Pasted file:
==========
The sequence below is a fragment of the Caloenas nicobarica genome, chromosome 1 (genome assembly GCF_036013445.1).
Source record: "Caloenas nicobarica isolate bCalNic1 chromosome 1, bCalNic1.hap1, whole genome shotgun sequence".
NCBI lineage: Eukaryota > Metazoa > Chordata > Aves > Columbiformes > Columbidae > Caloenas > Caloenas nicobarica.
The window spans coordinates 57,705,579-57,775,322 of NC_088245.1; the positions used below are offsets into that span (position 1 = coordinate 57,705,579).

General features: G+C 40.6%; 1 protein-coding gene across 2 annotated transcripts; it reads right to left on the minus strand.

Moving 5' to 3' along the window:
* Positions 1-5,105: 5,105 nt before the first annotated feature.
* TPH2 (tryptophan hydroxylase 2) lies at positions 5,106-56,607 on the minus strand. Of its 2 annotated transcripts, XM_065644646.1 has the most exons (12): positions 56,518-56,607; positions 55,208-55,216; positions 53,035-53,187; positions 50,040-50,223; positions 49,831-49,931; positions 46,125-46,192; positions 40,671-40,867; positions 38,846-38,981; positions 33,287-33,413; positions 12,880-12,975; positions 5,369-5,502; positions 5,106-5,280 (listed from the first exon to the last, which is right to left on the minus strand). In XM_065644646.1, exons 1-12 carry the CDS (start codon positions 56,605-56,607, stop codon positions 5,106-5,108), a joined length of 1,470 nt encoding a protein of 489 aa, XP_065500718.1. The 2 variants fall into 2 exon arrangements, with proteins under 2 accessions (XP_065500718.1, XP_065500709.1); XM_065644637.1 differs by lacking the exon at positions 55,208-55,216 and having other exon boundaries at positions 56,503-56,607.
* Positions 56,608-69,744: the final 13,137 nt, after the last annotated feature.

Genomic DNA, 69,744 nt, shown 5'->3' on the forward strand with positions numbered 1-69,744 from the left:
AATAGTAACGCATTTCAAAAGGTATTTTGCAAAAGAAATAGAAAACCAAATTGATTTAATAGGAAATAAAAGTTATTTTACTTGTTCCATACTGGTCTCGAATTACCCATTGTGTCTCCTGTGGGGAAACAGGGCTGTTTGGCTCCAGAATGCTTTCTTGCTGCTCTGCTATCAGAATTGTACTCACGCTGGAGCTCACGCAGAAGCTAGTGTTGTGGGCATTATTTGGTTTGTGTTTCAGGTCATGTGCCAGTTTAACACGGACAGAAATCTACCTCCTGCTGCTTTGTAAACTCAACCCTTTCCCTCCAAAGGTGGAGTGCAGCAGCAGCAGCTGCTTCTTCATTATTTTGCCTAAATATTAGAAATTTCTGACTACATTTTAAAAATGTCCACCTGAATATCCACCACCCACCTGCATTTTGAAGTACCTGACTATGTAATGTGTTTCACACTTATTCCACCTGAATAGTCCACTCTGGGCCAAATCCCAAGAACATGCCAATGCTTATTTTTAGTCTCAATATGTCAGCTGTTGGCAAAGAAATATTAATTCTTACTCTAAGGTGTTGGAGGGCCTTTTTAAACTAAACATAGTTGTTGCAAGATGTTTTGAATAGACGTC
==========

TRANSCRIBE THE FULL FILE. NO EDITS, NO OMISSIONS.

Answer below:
The sequence below is a fragment of the Caloenas nicobarica genome, chromosome 1 (genome assembly GCF_036013445.1).
Source record: "Caloenas nicobarica isolate bCalNic1 chromosome 1, bCalNic1.hap1, whole genome shotgun sequence".
NCBI lineage: Eukaryota > Metazoa > Chordata > Aves > Columbiformes > Columbidae > Caloenas > Caloenas nicobarica.
The window spans coordinates 57,705,579-57,775,322 of NC_088245.1; the positions used below are offsets into that span (position 1 = coordinate 57,705,579).

General features: G+C 40.6%; 1 protein-coding gene across 2 annotated transcripts; it reads right to left on the minus strand.

Moving 5' to 3' along the window:
* Positions 1-5,105: 5,105 nt before the first annotated feature.
* TPH2 (tryptophan hydroxylase 2) lies at positions 5,106-56,607 on the minus strand. Of its 2 annotated transcripts, XM_065644646.1 has the most exons (12): positions 56,518-56,607; positions 55,208-55,216; positions 53,035-53,187; positions 50,040-50,223; positions 49,831-49,931; positions 46,125-46,192; positions 40,671-40,867; positions 38,846-38,981; positions 33,287-33,413; positions 12,880-12,975; positions 5,369-5,502; positions 5,106-5,280 (listed from the first exon to the last, which is right to left on the minus strand). In XM_065644646.1, exons 1-12 carry the CDS (start codon positions 56,605-56,607, stop codon positions 5,106-5,108), a joined length of 1,470 nt encoding a protein of 489 aa, XP_065500718.1. The 2 variants fall into 2 exon arrangements, with proteins under 2 accessions (XP_065500718.1, XP_065500709.1); XM_065644637.1 differs by lacking the exon at positions 55,208-55,216 and having other exon boundaries at positions 56,503-56,607.
* Positions 56,608-69,744: the final 13,137 nt, after the last annotated feature.

Genomic DNA, 69,744 nt, shown 5'->3' on the forward strand with positions numbered 1-69,744 from the left:
AATAGTAACGCATTTCAAAAGGTATTTTGCAAAAGAAATAGAAAACCAAATTGATTTAATAGGAAATAAAAGTTATTTTACTTGTTCCATACTGGTCTCGAATTACCCATTGTGTCTCCTGTGGGGAAACAGGGCTGTTTGGCTCCAGAATGCTTTCTTGCTGCTCTGCTATCAGAATTGTACTCACGCTGGAGCTCACGCAGAAGCTAGTGTTGTGGGCATTATTTGGTTTGTGTTTCAGGTCATGTGCCAGTTTAACACGGACAGAAATCTACCTCCTGCTGCTTTGTAAACTCAACCCTTTCCCTCCAAAGGTGGAGTGCAGCAGCAGCAGCTGCTTCTTCATTATTTTGCCTAAATATTAGAAATTTCTGACTACATTTTAAAAATGTCCACCTGAATATCCACCACCCACCTGCATTTTGAAGTACCTGACTATGTAATGTGTTTCACACTTATTCCACCTGAATAGTCCACTCTGGGCCAAATCCCAAGAACATGCCAATGCTTATTTTTAGTCTCAATATGTCAGCTGTTGGCAAAGAAATATTAATTCTTACTCTAAGGTGTTGGAGGGCCTTTTTAAACTAAACATAGTTGTTGCAAGATGTTTTGAATAGACGTC